(char *)malloc(…)

Question:

In some code snippets, I observe the conversion of malloc() to (char *) , (int *) , etc. Why is this done?

For instance:

char *p;
p = (char *) malloc(100 * sizeof(char));

Answer:

In the days of the dinosaurs, there was no void * type in the C language. The idea of ​​a generic void * pointer came to C much later (and not from anywhere, but from C ++). Until that time, it was char * that was used as a "universal" pointer type. The malloc function returned the result exactly of the char * type. It was at that time that there was a need to perform an implicit casting of the result of malloc from char * to a specific type of a receiver pointer. In code examples written in pre-standard C, including early versions of K&R, this cast is everywhere for this very reason.

With the appearance in the language of the void * type, which is implicitly cast to any pointer type, and with the subsequent transition from malloc to void * , the need for an explicit cast has disappeared. However, you can still see it in a lot of old code. This reduction also migrated to the second edition of K&R C, which was written before the first C standard appeared. Despite the fact that the second edition was retroactively brought into compliance with the C89 / 90 standard, no one corrected the code examples in it. As a result, students using the K&R book for teaching "pick up" this strange habit from there, blindly following it as a "cargo cult".

In modern C code, it makes sense to perform such a cast only in cross-compiled C-C ++ code, since C ++ does not void * pointer to other types by itself. In particular, for example, when implementing cross-compiled macros and inline functions in header files.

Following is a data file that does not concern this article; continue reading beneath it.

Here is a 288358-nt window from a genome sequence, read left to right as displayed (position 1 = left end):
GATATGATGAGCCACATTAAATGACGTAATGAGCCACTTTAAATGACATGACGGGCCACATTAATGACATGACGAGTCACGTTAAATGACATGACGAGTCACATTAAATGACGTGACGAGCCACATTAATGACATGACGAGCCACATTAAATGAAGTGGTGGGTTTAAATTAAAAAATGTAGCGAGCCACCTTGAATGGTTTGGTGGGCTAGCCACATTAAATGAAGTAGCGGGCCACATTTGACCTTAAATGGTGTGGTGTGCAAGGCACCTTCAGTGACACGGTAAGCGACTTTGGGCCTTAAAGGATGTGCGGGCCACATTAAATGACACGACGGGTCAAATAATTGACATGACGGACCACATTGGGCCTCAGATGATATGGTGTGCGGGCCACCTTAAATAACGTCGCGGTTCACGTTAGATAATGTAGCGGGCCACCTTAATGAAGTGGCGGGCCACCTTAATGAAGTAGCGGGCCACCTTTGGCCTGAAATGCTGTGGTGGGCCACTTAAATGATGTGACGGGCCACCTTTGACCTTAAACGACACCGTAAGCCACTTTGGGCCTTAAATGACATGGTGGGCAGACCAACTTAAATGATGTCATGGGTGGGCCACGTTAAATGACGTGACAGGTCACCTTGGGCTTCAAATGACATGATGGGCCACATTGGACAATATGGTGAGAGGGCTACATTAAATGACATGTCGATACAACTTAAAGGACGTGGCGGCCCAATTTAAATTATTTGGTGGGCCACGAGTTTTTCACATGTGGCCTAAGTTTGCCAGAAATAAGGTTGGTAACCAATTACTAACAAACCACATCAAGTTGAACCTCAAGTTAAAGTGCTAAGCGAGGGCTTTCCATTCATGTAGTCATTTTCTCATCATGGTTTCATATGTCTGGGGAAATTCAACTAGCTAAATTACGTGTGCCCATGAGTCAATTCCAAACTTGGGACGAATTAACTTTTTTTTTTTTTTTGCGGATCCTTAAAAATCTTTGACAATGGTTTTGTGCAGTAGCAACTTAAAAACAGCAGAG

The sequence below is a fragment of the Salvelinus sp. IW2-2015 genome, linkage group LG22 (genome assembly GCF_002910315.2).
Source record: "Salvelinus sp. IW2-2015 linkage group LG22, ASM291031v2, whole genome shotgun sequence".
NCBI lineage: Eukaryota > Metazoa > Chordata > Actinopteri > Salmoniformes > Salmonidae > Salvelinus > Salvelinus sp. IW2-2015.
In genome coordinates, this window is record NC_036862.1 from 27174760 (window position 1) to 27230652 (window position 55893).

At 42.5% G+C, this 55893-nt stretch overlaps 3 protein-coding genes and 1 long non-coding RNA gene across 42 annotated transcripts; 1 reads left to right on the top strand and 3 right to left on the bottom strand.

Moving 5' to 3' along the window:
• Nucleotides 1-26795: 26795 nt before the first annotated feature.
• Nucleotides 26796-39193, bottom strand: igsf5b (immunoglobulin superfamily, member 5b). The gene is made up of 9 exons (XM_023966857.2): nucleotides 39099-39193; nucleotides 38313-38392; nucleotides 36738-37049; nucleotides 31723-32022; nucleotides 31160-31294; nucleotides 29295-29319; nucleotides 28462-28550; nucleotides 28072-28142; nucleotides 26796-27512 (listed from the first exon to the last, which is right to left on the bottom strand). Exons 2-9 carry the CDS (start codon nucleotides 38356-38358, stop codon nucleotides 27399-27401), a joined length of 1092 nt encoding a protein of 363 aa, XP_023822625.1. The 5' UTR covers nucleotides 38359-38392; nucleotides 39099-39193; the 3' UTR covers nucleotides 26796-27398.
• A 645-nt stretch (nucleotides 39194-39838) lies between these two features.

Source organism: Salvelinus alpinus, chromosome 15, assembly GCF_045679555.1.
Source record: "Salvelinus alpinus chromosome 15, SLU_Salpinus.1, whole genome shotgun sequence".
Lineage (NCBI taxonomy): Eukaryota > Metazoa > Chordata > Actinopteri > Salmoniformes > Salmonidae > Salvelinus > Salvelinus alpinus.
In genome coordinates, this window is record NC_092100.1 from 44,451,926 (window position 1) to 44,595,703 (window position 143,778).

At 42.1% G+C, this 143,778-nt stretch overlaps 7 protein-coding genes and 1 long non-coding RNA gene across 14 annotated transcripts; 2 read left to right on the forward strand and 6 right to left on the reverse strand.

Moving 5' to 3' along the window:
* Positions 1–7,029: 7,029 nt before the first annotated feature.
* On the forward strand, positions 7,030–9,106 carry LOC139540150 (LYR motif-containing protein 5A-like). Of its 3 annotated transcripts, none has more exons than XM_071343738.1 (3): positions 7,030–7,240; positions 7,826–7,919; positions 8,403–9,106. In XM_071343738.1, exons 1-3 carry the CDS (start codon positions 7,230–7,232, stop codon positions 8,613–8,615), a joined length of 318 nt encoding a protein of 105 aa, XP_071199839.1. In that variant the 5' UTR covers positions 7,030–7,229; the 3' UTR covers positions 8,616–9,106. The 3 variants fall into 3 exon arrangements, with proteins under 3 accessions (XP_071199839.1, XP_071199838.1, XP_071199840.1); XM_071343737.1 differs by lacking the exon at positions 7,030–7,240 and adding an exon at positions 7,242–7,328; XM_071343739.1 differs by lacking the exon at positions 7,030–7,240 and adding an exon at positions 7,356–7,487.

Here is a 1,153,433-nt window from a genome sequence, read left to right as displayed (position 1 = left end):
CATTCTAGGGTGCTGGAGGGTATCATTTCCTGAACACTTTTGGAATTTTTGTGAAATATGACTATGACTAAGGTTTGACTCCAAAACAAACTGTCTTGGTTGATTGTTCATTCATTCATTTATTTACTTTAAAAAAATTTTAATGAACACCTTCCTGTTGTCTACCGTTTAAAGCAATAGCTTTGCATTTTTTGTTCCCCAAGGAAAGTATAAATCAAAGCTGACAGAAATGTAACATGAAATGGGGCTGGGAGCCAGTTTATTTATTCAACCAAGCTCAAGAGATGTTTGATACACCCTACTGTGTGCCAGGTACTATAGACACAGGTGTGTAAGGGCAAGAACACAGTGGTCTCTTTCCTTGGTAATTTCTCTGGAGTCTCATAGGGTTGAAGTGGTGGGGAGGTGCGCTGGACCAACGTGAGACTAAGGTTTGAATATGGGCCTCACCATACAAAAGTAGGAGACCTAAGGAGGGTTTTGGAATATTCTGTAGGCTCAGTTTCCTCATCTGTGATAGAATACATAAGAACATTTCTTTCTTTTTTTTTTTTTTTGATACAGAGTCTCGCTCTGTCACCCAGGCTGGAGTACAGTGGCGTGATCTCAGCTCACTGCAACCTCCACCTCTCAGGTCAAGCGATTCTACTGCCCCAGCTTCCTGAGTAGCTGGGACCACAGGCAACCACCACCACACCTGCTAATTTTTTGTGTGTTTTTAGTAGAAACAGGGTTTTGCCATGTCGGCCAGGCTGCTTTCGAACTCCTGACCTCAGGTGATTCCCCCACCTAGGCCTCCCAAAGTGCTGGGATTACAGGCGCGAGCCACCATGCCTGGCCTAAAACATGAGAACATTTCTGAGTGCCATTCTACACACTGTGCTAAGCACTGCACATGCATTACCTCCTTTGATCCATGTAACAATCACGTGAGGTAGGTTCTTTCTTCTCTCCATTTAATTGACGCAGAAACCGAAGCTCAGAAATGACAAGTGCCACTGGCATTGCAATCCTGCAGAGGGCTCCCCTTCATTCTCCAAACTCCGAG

(A legacy from the days when char * used as a generic pointer in C in the modern language specification is to ensure that the object representation and alignment requirements of void * and char * must match.)


For the sake of fairness, it should be noted that one argument of modern fans to explicitly malloc result in C code (not intended for cross-compilation) still contains a certain rational grain. In code like

T* p;
...
p = (T *) malloc(N * sizeof(T));

if someone changes the type of the pointer in the p declaration from T * to U * , but at the same time forgets to correct the memory allocation through malloc , then in the call to malloc compiler will generate a diagnostic message about the inconsistency of pointer types. Yes this is true.

However, a more intelligent way of protecting against such problems would be to use the idiom with "type-independent" memory allocation

p = malloc(N * sizeof *p);

which itself "automatically" adjusts to the above type change.

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